The multiphase personal care compositions of the present invention can additionally comprise an organic cationic deposition polymer in the one or more phases as a deposition aid for the benefit agents described herein. Suitable cationic deposition polymers for use in the compositions of the present invention contain cationic nitrogen-containing moieties such as quaternary ammonium moieties. Nonlimiting examples of cationic deposition polymers for use in the personal cleansing composition include polysaccharide polymers, such as cationic cellulose derivatives. Preferred cationic cellulose polymers are the salts of hydroxyethyl cellulose reacted with trimethyl ammonium substituted epoxide, referred to in the industry (CTFA) as Polyquatemium 10 which are available from Amerchol Corp. (Edison, N.J., USA) in their Polymer KG, JR and LR series of polymers with the most preferred being KG-30M. Other suitable cationic deposition polymers include cationic guar gum derivatives, such as guar hydroxypropyltrimonium chloride, specific examples of which include the Jaguar series (preferably Jaguar C-17) commercially available from Rhodia Inc., and N-Hance polymer series commercially available from Aqualon.

Other non limiting optional ingredients that can be used in the multiphase personal care composition of the present invention can comprise an optional benefit component that is selected from the group consisting of thickening agents; preservatives; antimicrobials; fragrances; chelators (e.g. such as those described in U.S. Pat. No. 5,487,884 issued to Bisset, et al.); sequestrants; vitamins (e.g. Retinol); vitamin derivatives (e.g. tocophenyl actetate, niacinamide, panthenol); sunscreens; desquamation actives (e.g. such as those described in U.S. Pat. Nos 5,681,852 and 5,652,228 issued to Bisset); anti-wrinkle/anti-atrophy actives (e.g. N-acetyl derivatives, thiols, hydroxyl acids, phenol); anti-oxidants (e.g. ascorbic acid derivatives, tocophenol) skin soothing agents/skin healing agents (e.g. panthenoic acid derivatives, aloe vera, allantoin); skin lightening agents (e.g. kojic acid, arbutin, ascorbic acid derivatives) skin tanning agents (e.g. dihydroxyacteone); anti-acne medicaments; essential oils; sensates; pigments; colorants; pearlescent agents; interference pigments (e.g such as those disclosed in U.S. Pat. No. 6,395,691 issued to Liang Sheng Tsaur, U.S. Pat. No. 6,645,511 issued to Aronson, et al., U.S. Pat. No. 6,759,376 issued to Zhang, et al, U.S. Pat. No. 6,780,826 issued to Zhang, et al.) particles (e.g. talc, kolin, mica, smectite clay, cellulose powder, polysiloxane, silicas, carbonates, titanium dioxide, polyethylene beads) hydrophobically modified non-platelet particles (e.g. hydrophobically modified titanium dioxide and other materials described in a commonly owned, patent application published on Aug. 17, 2006 under Publication No. 2006/0182699A, entitled “Personal Care Compositions Containing Hydrophobically Modified Non-platelet particle filed on Feb. 15, 2005 by Taylor, et al.) and mixtures thereof. In one aspect, the multiphase personal care composition may comprise from about 0.1% to about 4%, by weight of the multiphase personal care composition, of hydrophobically modified titanium dioxide.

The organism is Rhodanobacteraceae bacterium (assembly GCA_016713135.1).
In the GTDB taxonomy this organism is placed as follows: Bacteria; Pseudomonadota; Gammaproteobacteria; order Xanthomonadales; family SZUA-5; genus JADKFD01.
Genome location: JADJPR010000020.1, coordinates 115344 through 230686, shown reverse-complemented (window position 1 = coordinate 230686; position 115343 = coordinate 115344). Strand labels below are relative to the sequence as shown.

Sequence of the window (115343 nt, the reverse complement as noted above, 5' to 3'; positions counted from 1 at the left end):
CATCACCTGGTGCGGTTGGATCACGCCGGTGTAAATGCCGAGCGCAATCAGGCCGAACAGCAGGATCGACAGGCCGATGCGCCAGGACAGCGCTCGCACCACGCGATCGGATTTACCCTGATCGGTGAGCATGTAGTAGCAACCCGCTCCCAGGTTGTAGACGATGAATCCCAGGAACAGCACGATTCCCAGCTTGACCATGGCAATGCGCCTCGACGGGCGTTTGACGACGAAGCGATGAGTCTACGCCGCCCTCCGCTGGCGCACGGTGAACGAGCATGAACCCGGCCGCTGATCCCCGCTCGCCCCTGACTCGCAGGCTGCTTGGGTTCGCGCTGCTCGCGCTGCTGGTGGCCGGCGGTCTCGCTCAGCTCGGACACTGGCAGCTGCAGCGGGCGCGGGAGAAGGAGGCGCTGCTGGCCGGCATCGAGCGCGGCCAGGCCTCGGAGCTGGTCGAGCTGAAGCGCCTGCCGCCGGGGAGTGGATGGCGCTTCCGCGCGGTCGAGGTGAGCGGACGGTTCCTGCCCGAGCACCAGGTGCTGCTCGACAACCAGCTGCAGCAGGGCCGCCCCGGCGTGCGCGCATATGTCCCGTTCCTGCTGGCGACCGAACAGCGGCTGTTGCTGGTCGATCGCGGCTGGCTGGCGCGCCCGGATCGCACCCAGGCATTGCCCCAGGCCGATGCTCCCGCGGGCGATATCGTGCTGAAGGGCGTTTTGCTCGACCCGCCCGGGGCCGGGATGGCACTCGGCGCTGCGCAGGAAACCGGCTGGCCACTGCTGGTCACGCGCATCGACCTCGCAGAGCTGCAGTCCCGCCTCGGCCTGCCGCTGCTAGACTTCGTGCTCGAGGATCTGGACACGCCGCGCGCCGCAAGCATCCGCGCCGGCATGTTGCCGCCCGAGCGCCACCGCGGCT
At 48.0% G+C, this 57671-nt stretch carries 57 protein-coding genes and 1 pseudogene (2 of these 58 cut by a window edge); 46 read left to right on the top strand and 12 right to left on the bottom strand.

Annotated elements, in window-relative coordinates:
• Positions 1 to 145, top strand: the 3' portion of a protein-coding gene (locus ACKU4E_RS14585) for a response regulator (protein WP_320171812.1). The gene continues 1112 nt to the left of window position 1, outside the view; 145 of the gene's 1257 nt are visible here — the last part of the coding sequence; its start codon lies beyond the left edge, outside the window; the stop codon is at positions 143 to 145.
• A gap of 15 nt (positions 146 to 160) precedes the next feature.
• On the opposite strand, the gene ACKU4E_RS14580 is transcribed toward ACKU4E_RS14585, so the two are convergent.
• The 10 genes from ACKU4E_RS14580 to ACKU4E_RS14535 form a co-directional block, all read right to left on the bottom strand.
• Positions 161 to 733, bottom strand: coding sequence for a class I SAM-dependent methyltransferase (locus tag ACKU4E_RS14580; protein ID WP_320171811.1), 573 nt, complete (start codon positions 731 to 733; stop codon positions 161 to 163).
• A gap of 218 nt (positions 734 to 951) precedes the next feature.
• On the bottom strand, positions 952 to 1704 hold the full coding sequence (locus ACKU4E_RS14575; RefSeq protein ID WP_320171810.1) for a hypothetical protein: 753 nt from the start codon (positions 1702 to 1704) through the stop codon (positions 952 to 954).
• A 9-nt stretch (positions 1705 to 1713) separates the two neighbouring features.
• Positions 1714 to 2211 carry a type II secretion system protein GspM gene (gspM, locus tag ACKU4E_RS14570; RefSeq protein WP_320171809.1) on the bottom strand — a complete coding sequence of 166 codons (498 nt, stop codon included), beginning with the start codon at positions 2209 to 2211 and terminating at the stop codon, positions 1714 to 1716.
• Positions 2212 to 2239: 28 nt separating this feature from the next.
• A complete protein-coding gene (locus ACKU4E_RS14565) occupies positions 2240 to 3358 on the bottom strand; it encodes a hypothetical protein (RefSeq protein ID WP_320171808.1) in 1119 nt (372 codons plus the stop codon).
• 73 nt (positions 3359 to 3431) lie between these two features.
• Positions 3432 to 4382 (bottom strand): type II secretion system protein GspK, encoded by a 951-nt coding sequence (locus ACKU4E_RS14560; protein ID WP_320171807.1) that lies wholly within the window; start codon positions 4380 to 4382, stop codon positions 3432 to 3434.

Other optional ingredients are most typically those materials approved for use in cosmetics and that are described in the CTFA Cosmetic Ingredient Handbook, Second Edition, The Cosmetic, Toiletries, and Fragrance Association, Inc. 1988, 1992.

V. METHODS OF USE